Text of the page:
34 out of 43 Wealthy Candidates Lost on Tuesday
CNBC’s Robert Frank has an interesting article about the numerous losses by the very wealthy in Tuesday’s election.
Mitt Romney was one of thirty-four (out of forty-three) candidates that invested $500,000 or more into their campaign, and lost this year. While Karl Rove’s 1.29% return-on-investment made him the most pathetic loser of the year, it was still other peoples money, not his own.
Frank’s article raises some interesting questions though. Why did voters reject such a large number of people like this? He suggests that it could be due to polls that say Americans have more of a negative view of the rich today than they had ten years ago. Another possibility is that these super-rich candidates struggle to connect with voters — Romney awkwardness and discomfort at meeting real people became legendary — so it’s easy to portray them, and to see them, as out of touch.
I just have to share the video of Romney’s awkwardness that the Huffington Post produced a few months ago. So awkward it’s embarrassing, and funny:
Now a bit from Robert Frank’s story:
Another big spender was Tom Smith, the GOP’s senate nominee from Pennsylvania. Smith spent more than $16 million of his own fortune to try to defeat incumbent Democrat Bob Casey. Casey won by a wide margin last night.In Colorado, Democratic Congressman Ed Perlmutter tromped Joe Coors, the scion of the Molson Coors Brewing [TAP 40.90 -0.70 (-1.68%) ] family, who spent more than $3 million on the race. In Maryland, businessman Rob Sobhani lost a bid to replace U.S. Senator Ben Cardin. Sobhani, who ran as an independent, spent more than $4 million of his own money on a blizzard of ads in Baltimore and Washington media markets.
One of the rare wealthy winners was Democrat Suzan DelBene, a former Microsoft [MSFT 28.81 -0.27 (-0.93%) ] exec who defeated Republican John Koster for a congressional seat in Washington state. She used more than $2 million of her own money for the campaign.
Success in Business Doesn’t Necessarily Mean Success in Politics
I might also add what I wrote about during the campaign, which is that the skills that made Romney a successful CEO do not necessarily translate to the world of politics. Romney’s own record as governor of Massachusetts showed how much he struggled to work within the confines of government. It’s a system, not a top down organization where one person calls the shots.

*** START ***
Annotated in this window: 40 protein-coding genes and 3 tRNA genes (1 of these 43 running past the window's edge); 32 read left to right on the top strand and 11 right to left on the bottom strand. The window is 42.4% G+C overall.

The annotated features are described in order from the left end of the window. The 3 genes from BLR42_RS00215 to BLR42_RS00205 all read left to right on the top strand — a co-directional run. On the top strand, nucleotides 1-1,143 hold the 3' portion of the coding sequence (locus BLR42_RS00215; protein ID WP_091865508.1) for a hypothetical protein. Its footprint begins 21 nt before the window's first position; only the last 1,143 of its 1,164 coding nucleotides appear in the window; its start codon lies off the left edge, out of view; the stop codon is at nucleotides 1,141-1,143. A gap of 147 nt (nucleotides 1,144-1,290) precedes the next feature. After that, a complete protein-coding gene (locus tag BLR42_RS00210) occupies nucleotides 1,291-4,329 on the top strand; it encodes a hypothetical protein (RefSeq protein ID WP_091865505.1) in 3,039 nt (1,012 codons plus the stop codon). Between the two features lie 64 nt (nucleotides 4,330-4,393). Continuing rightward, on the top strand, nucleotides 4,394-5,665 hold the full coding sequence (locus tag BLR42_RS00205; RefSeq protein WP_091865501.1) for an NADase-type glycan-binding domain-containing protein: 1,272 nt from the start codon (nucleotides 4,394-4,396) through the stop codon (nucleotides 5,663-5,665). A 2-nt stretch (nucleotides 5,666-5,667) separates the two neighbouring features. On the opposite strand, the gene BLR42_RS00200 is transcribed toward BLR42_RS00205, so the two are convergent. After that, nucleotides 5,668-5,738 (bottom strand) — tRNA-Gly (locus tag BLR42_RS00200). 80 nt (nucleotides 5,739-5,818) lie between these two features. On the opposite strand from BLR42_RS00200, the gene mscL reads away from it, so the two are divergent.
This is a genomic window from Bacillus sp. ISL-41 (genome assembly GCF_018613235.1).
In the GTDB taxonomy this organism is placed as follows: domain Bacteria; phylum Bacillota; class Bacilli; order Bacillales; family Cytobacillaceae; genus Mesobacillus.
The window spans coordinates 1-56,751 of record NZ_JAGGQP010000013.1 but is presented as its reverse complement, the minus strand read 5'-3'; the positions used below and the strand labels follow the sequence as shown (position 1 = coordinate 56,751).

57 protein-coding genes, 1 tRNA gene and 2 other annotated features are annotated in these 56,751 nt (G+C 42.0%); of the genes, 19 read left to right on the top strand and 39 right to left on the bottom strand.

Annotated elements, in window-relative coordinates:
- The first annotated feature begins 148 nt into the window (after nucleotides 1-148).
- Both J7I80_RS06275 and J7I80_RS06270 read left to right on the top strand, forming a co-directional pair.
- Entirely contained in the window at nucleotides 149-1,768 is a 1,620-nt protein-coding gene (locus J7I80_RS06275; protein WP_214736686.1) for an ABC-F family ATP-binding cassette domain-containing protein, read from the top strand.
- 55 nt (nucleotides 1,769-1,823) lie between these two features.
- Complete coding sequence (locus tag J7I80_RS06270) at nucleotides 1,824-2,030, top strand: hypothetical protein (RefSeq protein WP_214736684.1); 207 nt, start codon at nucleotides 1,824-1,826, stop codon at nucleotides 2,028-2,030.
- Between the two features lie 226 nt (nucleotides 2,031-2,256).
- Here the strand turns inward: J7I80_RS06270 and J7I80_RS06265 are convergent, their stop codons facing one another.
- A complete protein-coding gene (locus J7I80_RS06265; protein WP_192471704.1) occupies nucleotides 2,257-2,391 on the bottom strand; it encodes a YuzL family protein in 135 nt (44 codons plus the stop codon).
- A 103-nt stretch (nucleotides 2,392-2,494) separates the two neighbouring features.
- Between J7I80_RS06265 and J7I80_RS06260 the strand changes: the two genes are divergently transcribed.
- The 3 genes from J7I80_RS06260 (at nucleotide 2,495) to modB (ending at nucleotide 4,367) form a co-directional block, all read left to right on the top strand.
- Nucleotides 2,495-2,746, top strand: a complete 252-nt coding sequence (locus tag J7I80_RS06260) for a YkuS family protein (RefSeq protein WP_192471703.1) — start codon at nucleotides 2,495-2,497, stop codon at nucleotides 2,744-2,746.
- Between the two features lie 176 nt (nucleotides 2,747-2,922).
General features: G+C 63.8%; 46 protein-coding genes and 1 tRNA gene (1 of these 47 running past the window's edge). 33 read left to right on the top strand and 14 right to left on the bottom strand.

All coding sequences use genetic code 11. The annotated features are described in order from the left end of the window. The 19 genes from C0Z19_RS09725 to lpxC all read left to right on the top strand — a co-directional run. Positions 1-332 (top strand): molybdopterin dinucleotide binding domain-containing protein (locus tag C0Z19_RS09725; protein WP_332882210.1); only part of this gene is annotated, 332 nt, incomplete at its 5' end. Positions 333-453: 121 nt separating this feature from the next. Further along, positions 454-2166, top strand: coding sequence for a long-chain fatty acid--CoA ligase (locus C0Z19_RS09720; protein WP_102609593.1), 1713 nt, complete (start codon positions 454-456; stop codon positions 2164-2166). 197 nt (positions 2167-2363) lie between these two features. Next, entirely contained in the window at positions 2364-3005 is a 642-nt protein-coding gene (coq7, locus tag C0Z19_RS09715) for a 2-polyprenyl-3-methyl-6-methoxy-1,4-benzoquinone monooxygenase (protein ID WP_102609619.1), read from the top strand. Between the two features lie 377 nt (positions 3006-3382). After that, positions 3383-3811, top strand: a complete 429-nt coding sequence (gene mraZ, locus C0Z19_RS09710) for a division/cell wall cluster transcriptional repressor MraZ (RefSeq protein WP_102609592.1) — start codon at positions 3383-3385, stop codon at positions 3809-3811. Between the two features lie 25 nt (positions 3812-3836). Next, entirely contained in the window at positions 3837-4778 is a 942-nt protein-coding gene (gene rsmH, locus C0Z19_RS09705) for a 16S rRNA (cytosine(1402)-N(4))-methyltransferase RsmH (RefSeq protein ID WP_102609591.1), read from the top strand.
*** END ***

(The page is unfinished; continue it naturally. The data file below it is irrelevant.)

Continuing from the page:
Again, those skills are acceptable and even encouraged in business but it’s hard to see how they can successfully transition into government. What may possibly be a better fit would be the example of Suzan DelBene of Washington. She was a senior manager of a large corporation (Microsoft) which meant that she had to have pretty strong skills to work within a large organization.
If anything, that’s a much better fit than a self-made (or daddy-millionaire-made) candidate. Someone like DelBene is already used to working within a highly political organization, as opposed to being the only decision maker in an organization.
Here’s an excerpt from my earlier piece:
The mission at Bain was to make money and lots of it. So a cold-hearted focus on money, not people (something that Romney excels at) was an asset, if not a pre-requisite for the job. Romney didn’t need to listen to the little people in order to run Bain successfully, and he didn’t have to care about them. In the end, it was all about making money for Bain and himself. He called the shots and there was no need to incorporate other views into his plans.
Running for office is completely different. Romney is now showing how little he understands about working with, and listening to, and caring about everyone, even the little people.
Mitt Romney is the least compassionate person that we’ve seen run for office in a long while, and people can see it, smell it, taste it. Who wants to vote for the guy that you know would fire you in a second if it meant he could make a few more dollars?
Another angle on this is that although polling has shown how unpopular the Supreme Court’s decision to let unlimited money infiltrate politics, voters reinforced this at the polls this week. Whether it was the super rich candidates or the super rich money donors, they lost badly this week. Maybe Americans are trying to send another message that they are tired of the obscene amounts of cash being pumped into politics? Is anyone in DC listening?